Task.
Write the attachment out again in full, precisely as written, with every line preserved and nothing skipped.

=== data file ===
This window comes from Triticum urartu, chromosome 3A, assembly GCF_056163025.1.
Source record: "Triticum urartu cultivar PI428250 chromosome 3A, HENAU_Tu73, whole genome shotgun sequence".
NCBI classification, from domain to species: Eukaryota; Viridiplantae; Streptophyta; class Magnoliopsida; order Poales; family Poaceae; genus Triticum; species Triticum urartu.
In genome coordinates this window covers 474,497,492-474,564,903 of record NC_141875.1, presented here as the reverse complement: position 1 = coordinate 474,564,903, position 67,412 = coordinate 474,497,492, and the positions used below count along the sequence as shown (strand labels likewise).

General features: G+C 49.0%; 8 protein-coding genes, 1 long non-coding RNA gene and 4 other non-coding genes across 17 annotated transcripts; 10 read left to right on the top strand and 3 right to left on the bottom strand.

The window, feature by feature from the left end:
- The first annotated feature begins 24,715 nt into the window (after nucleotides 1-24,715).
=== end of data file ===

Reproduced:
This window comes from Triticum urartu, chromosome 3A, assembly GCF_056163025.1.
Source record: "Triticum urartu cultivar PI428250 chromosome 3A, HENAU_Tu73, whole genome shotgun sequence".
NCBI classification, from domain to species: Eukaryota; Viridiplantae; Streptophyta; class Magnoliopsida; order Poales; family Poaceae; genus Triticum; species Triticum urartu.
In genome coordinates this window covers 474,497,492-474,564,903 of record NC_141875.1, presented here as the reverse complement: position 1 = coordinate 474,564,903, position 67,412 = coordinate 474,497,492, and the positions used below count along the sequence as shown (strand labels likewise).

General features: G+C 49.0%; 8 protein-coding genes, 1 long non-coding RNA gene and 4 other non-coding genes across 17 annotated transcripts; 10 read left to right on the top strand and 3 right to left on the bottom strand.

The window, feature by feature from the left end:
- The first annotated feature begins 24,715 nt into the window (after nucleotides 1-24,715).